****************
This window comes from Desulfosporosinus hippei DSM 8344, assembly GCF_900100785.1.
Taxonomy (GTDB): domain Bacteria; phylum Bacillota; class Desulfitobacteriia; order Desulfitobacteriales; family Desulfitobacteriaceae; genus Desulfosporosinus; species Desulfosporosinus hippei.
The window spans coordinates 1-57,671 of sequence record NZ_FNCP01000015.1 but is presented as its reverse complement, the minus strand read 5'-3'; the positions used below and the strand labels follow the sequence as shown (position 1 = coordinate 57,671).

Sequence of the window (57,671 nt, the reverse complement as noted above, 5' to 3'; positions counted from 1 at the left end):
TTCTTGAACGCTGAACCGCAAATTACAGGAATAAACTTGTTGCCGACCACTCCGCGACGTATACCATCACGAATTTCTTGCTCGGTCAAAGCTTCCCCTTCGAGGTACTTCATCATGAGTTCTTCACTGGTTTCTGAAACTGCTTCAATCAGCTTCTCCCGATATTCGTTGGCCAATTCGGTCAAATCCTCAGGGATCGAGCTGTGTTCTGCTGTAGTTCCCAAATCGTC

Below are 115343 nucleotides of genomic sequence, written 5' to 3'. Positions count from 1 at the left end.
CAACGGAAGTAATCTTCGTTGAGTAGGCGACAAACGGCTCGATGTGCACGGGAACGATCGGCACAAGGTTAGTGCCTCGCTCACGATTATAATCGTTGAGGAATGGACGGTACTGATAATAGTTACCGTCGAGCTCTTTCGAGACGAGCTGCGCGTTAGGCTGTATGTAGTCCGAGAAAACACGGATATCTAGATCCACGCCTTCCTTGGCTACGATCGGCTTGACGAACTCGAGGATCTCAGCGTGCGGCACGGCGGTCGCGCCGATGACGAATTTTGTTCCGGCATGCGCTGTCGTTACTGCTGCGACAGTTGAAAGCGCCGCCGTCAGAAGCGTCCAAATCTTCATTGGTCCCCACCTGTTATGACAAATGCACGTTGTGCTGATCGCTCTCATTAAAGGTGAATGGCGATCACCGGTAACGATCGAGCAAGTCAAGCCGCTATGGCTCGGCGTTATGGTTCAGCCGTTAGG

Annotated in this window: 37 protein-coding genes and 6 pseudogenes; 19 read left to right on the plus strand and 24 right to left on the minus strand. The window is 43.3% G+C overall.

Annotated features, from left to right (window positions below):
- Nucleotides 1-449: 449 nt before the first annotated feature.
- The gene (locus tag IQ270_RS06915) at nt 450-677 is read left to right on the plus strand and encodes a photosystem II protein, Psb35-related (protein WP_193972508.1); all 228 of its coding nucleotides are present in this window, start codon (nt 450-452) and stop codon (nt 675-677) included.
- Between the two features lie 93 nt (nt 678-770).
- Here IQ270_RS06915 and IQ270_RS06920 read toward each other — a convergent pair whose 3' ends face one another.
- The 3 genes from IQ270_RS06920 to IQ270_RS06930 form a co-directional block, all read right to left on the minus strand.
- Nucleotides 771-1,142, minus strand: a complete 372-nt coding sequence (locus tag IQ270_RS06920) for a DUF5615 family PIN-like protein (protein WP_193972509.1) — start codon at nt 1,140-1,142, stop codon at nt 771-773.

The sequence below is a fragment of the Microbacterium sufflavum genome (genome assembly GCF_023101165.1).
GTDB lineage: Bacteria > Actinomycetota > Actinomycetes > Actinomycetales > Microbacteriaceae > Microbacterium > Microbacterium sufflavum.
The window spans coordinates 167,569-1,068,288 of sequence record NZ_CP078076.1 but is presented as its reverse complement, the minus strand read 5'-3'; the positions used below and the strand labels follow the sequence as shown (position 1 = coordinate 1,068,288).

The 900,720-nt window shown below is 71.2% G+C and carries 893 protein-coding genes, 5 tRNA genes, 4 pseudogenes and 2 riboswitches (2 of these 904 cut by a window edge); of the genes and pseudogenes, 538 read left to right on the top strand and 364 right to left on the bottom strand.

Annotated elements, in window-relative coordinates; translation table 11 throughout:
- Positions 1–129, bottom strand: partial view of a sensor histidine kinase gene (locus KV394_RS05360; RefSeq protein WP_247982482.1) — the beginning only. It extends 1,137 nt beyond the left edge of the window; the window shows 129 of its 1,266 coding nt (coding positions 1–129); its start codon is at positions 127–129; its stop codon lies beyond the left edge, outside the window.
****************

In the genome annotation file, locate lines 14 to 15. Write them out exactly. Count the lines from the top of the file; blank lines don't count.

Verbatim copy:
- The 3 genes from IQ270_RS06920 to IQ270_RS06930 form a co-directional block, all read right to left on the minus strand.
- Nucleotides 771-1,142, minus strand: a complete 372-nt coding sequence (locus tag IQ270_RS06920) for a DUF5615 family PIN-like protein (protein WP_193972509.1) — start codon at nt 1,140-1,142, stop codon at nt 771-773.